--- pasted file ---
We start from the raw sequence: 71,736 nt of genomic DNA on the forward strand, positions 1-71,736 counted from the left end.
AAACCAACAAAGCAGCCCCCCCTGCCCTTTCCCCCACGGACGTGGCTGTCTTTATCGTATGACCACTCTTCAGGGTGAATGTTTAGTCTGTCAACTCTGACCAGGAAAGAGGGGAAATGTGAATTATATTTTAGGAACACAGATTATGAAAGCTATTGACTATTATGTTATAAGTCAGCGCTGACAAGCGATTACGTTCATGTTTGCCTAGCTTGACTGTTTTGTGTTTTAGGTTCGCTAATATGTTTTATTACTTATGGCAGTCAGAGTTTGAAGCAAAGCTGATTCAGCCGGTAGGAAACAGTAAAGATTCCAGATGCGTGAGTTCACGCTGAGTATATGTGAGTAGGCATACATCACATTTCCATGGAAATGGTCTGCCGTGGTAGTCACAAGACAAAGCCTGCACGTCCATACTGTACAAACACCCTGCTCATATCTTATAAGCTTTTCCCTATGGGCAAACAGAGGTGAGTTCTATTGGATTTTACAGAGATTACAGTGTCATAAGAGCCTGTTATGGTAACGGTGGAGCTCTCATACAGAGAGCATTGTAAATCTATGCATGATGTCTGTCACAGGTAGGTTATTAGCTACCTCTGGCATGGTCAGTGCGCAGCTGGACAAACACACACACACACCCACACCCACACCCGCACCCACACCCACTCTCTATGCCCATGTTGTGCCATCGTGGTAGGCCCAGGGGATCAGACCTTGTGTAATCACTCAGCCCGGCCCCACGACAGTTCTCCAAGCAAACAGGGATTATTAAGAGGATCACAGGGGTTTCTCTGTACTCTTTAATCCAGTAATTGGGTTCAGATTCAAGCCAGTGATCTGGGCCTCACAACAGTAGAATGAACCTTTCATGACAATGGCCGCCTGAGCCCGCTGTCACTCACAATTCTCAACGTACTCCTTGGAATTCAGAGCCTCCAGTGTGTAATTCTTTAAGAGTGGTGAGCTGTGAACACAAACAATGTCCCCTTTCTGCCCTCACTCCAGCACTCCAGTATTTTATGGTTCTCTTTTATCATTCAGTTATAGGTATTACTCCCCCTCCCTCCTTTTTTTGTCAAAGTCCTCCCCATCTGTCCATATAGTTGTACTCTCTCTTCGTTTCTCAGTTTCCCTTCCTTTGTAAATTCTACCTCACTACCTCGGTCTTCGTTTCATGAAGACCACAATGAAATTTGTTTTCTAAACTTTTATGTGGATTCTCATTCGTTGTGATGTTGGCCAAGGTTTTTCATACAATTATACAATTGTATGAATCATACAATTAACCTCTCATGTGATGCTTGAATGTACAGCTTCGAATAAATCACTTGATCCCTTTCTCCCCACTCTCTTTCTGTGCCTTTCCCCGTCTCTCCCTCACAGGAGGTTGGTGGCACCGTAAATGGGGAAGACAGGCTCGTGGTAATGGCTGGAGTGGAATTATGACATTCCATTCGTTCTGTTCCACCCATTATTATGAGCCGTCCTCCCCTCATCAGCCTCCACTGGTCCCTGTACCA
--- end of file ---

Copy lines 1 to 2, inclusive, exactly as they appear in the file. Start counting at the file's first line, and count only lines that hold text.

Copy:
We start from the raw sequence: 71,736 nt of genomic DNA on the forward strand, positions 1-71,736 counted from the left end.
AAACCAACAAAGCAGCCCCCCCTGCCCTTTCCCCCACGGACGTGGCTGTCTTTATCGTATGACCACTCTTCAGGGTGAATGTTTAGTCTGTCAACTCTGACCAGGAAAGAGGGGAAATGTGAATTATATTTTAGGAACACAGATTATGAAAGCTATTGACTATTATGTTATAAGTCAGCGCTGACAAGCGATTACGTTCATGTTTGCCTAGCTTGACTGTTTTGTGTTTTAGGTTCGCTAATATGTTTTATTACTTATGGCAGTCAGAGTTTGAAGCAAAGCTGATTCAGCCGGTAGGAAACAGTAAAGATTCCAGATGCGTGAGTTCACGCTGAGTATATGTGAGTAGGCATACATCACATTTCCATGGAAATGGTCTGCCGTGGTAGTCACAAGACAAAGCCTGCACGTCCATACTGTACAAACACCCTGCTCATATCTTATAAGCTTTTCCCTATGGGCAAACAGAGGTGAGTTCTATTGGATTTTACAGAGATTACAGTGTCATAAGAGCCTGTTATGGTAACGGTGGAGCTCTCATACAGAGAGCATTGTAAATCTATGCATGATGTCTGTCACAGGTAGGTTATTAGCTACCTCTGGCATGGTCAGTGCGCAGCTGGACAAACACACACACACACCCACACCCACACCCGCACCCACACCCACTCTCTATGCCCATGTTGTGCCATCGTGGTAGGCCCAGGGGATCAGACCTTGTGTAATCACTCAGCCCGGCCCCACGACAGTTCTCCAAGCAAACAGGGATTATTAAGAGGATCACAGGGGTTTCTCTGTACTCTTTAATCCAGTAATTGGGTTCAGATTCAAGCCAGTGATCTGGGCCTCACAACAGTAGAATGAACCTTTCATGACAATGGCCGCCTGAGCCCGCTGTCACTCACAATTCTCAACGTACTCCTTGGAATTCAGAGCCTCCAGTGTGTAATTCTTTAAGAGTGGTGAGCTGTGAACACAAACAATGTCCCCTTTCTGCCCTCACTCCAGCACTCCAGTATTTTATGGTTCTCTTTTATCATTCAGTTATAGGTATTACTCCCCCTCCCTCCTTTTTTTGTCAAAGTCCTCCCCATCTGTCCATATAGTTGTACTCTCTCTTCGTTTCTCAGTTTCCCTTCCTTTGTAAATTCTACCTCACTACCTCGGTCTTCGTTTCATGAAGACCACAATGAAATTTGTTTTCTAAACTTTTATGTGGATTCTCATTCGTTGTGATGTTGGCCAAGGTTTTTCATACAATTATACAATTGTATGAATCATACAATTAACCTCTCATGTGATGCTTGAATGTACAGCTTCGAATAAATCACTTGATCCCTTTCTCCCCACTCTCTTTCTGTGCCTTTCCCCGTCTCTCCCTCACAGGAGGTTGGTGGCACCGTAAATGGGGAAGACAGGCTCGTGGTAATGGCTGGAGTGGAATTATGACATTCCATTCGTTCTGTTCCACCCATTATTATGAGCCGTCCTCCCCTCATCAGCCTCCACTGGTCCCTGTACCA